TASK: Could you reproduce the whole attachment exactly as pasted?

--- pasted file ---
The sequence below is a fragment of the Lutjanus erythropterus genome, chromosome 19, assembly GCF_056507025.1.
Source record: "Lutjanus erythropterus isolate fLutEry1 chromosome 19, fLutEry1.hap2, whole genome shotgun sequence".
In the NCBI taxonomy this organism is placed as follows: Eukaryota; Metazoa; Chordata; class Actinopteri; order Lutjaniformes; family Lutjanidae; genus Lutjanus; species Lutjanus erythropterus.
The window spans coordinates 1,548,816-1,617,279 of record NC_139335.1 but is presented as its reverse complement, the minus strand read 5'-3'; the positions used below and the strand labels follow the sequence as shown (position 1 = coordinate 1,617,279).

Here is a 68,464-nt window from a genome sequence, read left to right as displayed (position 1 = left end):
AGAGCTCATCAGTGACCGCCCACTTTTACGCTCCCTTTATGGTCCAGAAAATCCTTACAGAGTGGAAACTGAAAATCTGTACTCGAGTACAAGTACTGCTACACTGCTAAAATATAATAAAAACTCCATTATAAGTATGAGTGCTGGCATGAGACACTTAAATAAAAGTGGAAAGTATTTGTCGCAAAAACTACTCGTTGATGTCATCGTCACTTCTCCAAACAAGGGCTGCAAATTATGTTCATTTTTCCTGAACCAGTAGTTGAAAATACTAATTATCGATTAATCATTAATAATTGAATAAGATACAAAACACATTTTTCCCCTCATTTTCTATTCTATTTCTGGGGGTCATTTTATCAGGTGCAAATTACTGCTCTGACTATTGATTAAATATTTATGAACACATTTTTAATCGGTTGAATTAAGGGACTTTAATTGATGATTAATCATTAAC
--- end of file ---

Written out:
The sequence below is a fragment of the Lutjanus erythropterus genome, chromosome 19, assembly GCF_056507025.1.
Source record: "Lutjanus erythropterus isolate fLutEry1 chromosome 19, fLutEry1.hap2, whole genome shotgun sequence".
In the NCBI taxonomy this organism is placed as follows: Eukaryota; Metazoa; Chordata; class Actinopteri; order Lutjaniformes; family Lutjanidae; genus Lutjanus; species Lutjanus erythropterus.
The window spans coordinates 1,548,816-1,617,279 of record NC_139335.1 but is presented as its reverse complement, the minus strand read 5'-3'; the positions used below and the strand labels follow the sequence as shown (position 1 = coordinate 1,617,279).

Here is a 68,464-nt window from a genome sequence, read left to right as displayed (position 1 = left end):
AGAGCTCATCAGTGACCGCCCACTTTTACGCTCCCTTTATGGTCCAGAAAATCCTTACAGAGTGGAAACTGAAAATCTGTACTCGAGTACAAGTACTGCTACACTGCTAAAATATAATAAAAACTCCATTATAAGTATGAGTGCTGGCATGAGACACTTAAATAAAAGTGGAAAGTATTTGTCGCAAAAACTACTCGTTGATGTCATCGTCACTTCTCCAAACAAGGGCTGCAAATTATGTTCATTTTTCCTGAACCAGTAGTTGAAAATACTAATTATCGATTAATCATTAATAATTGAATAAGATACAAAACACATTTTTCCCCTCATTTTCTATTCTATTTCTGGGGGTCATTTTATCAGGTGCAAATTACTGCTCTGACTATTGATTAAATATTTATGAACACATTTTTAATCGGTTGAATTAAGGGACTTTAATTGATGATTAATCATTAAC